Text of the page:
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We certainly hope you enjoyed our new video, Down at Daddy Dee’s, from the on-going saga, Prophet or Madman, The Web Series. One thing for sure, you can’t say we lack for interesting characters.
Today finds our heroes, Bruce and Steve in chilly New York getting ready to open the play, (back by popular demand,) The Ice Cream Man Cometh. If you’re anywhere in the New York area and are brave enough to venture out, we’d like to invite you to come to the 13th Street Repertory Company to see the boys (along with the lovely Greta Blackburn and Sandra Nordgren) in action. (As a gift to our fans, mention Beliefnet and get a discount on your tickets to any performance.)
Bruce is always saying, “See things through your spiritual eyes. From the spiritual point of view, everything is perfect in all creation.” I have taken great inspiration and solace from that idea. When things don’t seem to be going my way, or the news of the world is particularly bad, this notion of cosmic perfection is like a drink of cool water to a thirsty, sometimes very thirsty man.
In this blog I hope to reconcile, just for today, the spiritual view of infinite perfection with my own social conscience by commenting in a small way on our president’s State of the Union address.
The first point of note in President Obama’s speech was his noble and laudable call to return our collective emphasis toward education, infrastructure and science to build the nation’s long-term competitive capabilities. In the 1950s and 60s,we were competing against the Soviet Union. In the 1970s and 80s, it was Japan. Now our great competitor is China. It seems as though everyone accepts this assessment as a rationale for getting the nation in gear and pushing forward. “This is our Sputnik moment,” the president said.
In my view, it is the very idea of competition that needs reexamining. As Franklin D. Roosevelt said, “Competition has been shown to be useful up to a certain point and no further, but cooperation, which is the thing we must strive for today, begins where competition leaves off.”
We so often view the world as “us versus them.” We compete militarily, politically, economically, in just about every way. Yet we are at a point in history where we can afford to cooperate. Indeed, our place and time strongly suggests we cannot afford to not cooperate.
As my dear friend Eve Darling of the National Optimists Party says, “Let us relegate competition, so much or so little of it as may be desired, to the field of sport. In all other endeavors, let cooperation reign.”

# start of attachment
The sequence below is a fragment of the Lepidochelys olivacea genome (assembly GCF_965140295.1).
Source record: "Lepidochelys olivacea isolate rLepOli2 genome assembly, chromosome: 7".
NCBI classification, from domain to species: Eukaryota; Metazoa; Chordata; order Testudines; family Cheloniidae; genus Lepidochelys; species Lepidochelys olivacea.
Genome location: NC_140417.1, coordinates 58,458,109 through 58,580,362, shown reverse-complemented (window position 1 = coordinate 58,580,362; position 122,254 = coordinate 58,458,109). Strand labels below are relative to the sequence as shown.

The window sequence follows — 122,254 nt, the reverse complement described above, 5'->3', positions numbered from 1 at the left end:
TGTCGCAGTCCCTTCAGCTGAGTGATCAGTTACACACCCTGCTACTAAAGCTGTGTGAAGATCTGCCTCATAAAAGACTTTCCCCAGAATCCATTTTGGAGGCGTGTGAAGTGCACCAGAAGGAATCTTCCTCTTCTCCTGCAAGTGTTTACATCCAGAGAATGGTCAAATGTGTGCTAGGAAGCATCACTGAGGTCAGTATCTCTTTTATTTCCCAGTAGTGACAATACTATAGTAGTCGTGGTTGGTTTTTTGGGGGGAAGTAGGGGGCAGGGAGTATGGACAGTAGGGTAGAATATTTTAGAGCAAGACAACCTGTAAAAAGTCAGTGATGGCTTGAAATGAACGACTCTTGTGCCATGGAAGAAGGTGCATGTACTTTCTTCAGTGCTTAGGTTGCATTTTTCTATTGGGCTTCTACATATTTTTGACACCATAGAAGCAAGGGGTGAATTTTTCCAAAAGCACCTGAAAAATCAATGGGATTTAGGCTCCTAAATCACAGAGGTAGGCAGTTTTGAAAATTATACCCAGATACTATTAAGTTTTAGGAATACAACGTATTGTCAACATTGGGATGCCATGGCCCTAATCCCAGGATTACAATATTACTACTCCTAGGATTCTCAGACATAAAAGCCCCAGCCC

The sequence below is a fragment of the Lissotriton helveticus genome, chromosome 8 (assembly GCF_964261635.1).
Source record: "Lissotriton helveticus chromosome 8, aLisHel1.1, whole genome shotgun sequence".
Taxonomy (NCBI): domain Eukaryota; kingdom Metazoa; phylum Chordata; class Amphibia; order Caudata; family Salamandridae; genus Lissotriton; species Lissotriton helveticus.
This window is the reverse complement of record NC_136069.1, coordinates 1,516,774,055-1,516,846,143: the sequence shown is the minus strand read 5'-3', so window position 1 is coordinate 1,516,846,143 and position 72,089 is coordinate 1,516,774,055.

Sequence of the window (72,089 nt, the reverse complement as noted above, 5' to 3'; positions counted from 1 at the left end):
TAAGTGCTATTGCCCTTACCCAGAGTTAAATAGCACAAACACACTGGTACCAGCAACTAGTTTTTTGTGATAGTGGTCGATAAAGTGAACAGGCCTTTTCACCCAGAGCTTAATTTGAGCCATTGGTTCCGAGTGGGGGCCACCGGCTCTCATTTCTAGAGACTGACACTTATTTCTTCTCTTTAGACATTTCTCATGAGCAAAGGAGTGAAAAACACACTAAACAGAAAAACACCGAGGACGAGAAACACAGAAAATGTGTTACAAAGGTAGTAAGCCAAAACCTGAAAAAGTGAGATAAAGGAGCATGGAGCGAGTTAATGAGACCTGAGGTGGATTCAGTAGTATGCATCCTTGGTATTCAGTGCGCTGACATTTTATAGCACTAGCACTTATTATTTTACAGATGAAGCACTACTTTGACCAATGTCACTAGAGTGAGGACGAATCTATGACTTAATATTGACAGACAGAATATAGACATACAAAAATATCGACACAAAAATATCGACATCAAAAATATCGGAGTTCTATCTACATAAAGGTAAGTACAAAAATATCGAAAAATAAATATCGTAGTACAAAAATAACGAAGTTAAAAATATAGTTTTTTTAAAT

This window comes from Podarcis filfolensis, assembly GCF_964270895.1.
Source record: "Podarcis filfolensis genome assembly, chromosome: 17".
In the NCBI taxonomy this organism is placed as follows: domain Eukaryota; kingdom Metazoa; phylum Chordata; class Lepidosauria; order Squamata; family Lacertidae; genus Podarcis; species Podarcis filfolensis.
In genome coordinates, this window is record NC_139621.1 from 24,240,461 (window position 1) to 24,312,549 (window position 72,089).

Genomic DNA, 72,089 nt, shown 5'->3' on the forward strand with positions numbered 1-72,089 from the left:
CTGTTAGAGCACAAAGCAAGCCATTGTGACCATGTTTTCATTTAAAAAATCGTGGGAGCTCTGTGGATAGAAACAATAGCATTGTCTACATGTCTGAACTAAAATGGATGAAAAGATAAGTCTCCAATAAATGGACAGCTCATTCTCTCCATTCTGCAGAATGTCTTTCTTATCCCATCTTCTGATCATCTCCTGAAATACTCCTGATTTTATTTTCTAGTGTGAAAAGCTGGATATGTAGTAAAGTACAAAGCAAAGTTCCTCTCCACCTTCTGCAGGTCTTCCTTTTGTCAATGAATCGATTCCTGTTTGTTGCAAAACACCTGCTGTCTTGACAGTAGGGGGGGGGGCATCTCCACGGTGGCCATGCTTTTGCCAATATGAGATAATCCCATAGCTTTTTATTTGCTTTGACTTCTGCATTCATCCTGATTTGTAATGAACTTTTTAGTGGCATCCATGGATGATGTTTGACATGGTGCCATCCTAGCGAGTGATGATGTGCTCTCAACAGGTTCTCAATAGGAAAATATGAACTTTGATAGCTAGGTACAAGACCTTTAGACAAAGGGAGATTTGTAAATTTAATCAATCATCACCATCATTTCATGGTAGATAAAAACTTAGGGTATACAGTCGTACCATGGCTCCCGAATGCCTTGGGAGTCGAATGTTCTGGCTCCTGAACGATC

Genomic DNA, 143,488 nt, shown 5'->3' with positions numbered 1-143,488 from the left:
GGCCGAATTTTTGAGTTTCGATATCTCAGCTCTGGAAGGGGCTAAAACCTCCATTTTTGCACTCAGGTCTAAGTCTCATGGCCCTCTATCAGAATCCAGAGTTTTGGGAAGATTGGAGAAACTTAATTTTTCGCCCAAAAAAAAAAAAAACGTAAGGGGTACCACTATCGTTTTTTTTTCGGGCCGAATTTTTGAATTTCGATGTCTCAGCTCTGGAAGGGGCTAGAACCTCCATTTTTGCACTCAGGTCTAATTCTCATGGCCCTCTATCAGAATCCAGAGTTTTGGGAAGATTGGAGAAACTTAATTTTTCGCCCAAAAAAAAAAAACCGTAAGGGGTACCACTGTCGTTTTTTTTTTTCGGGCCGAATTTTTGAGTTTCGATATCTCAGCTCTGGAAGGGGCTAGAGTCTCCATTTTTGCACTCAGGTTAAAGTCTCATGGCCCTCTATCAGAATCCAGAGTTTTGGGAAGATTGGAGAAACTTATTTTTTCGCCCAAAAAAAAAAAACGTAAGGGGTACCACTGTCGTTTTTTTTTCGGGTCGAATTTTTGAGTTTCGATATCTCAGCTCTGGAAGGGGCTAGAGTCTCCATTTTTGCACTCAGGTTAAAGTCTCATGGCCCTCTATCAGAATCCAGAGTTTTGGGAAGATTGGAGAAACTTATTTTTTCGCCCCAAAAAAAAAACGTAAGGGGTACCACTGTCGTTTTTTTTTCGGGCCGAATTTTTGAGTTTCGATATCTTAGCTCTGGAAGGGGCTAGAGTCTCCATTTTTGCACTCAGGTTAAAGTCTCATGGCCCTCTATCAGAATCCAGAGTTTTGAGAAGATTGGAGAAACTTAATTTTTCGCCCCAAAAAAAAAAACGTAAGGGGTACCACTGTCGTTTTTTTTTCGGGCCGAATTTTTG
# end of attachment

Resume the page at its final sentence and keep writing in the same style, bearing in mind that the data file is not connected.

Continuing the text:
The second point is more general. Throughout the course of the 20th Century, a century that saw more innovation and more generalized mayhem that any other, we Americans grew used to and accepting of our role as the most powerful nation on earth. An unspoken theme running through Mr. Obama’s speech (and that of all political discourse) is the furtherance or maintenance of American power. To go back to Bruce’s idea about cosmological perfection for a moment, any power we individually or collectively may have amassed in our history, we are of little to no effect beyond our solar system, a tiny backwater in the great majesty of the universe. Our rather childish fixation on power would be ludicrous if it didn’t constitute its own existential threat to our very survival.
As life goes, we are a young species, but we have risen to dominate life on earth. We’ve come to think of ourselves as the power around here. We could comfortably indulge this notion when we were fewer or had less impact on our planet and its inhabitants, but now, we do so at great peril to ourselves, our children and theirs.
Though they say you can’t legislate morality, there is one point where spiritual eyes and social eyes converge and it is this: Unless and until the love of power is supplanted by the power of love, we, my fellow citizens, are just walking the decks of a slow freighter bound for earthly extinction. No amount of political cheer leading, however well-intentioned, can change that.